Supporting Members

Mairam Sokolova was double parted in the roles of the Fortuneteller and the Mother Superior. Possessing a colorful mezzo-soprano, with an attractive timbre, she produced an engaging open sound, and characterized the roles with a sufficient degree of vocal differentiation. In particular, her essaying of the fortuneteller, in which she was costumed in a 19th century Parisian outfit, impressed, although the staging of the scene was not particularly successful.

During Act two, Ruprecht consults the theologian, Agrippa of Nettesheim, the 16th century theologian who has a strong interest in the occult. It was a powerfully presented scene in which his study is assailed by spirits and demons, who attack and menace his visitor. The tenor, Sergey Radchenko was parted in the role, and created a believable impression as the eccentric occultist. He sang well and acted out the part convincingly, producing a solid performance.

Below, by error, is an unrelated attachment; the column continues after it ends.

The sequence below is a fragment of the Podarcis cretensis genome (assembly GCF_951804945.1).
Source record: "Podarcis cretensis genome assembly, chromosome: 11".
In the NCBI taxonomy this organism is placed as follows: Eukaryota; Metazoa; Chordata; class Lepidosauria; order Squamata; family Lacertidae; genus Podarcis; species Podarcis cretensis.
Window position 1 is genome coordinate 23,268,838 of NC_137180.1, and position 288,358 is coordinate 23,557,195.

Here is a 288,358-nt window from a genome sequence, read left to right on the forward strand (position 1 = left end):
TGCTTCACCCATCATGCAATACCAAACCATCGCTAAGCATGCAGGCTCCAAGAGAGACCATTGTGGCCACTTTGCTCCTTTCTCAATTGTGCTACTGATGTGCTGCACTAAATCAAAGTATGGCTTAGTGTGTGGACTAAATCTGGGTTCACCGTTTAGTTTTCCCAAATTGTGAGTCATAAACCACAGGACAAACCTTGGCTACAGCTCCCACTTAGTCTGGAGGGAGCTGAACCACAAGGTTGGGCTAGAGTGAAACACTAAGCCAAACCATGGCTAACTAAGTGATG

The bass, Goran Juric, dominated the stage in his role as the Inquisitor, who arrives at the convent to perform an exorcism on Renata. During the attempt the nuns are overcome by demonic possession, or by mass hysteria. Striding across the stage, waving a wooden cross above their heads, Juric certainly looked the part, his large frame powering its way through the chaotic senes which unfolded about him. Vocally he was well-suited to the role; his voice strong, firm and authoritative.

Domingo Pellicola, another student from from Opera Roma’s “Young Artist Program” produced a well-defined performance in the role of Jakob. He sang with confidence, and his voice was firm and well-focused. The mezzo-soprano, Anna Viktorova, played the role of Landlady. She gave a forceful portrayal, was vocally secure with clear articulation and a pleasing tone.

The other minor roles of the Inn Keeper, Mathias, and the Doctor were performed by the young Russian baritone, Timofei Baranov, the baritone Petr Sokolov and tenor, Murat Can Guvem respectively, all produced accomplished performances.

Overall, Opera Roma’s production of “The Fiery Angel” was hugely successful. Under Dante’s strong direction it was given a clear, colorful presentation in which its themes and narrative were expertly and imaginatively handled. Pérez’s musical leadership was equally assured, eliciting first class performances from the singers and orchestra alike. Together they combined to create a presentation of Prokofiev’s masterpiece which sparkled in all its grotesque glory.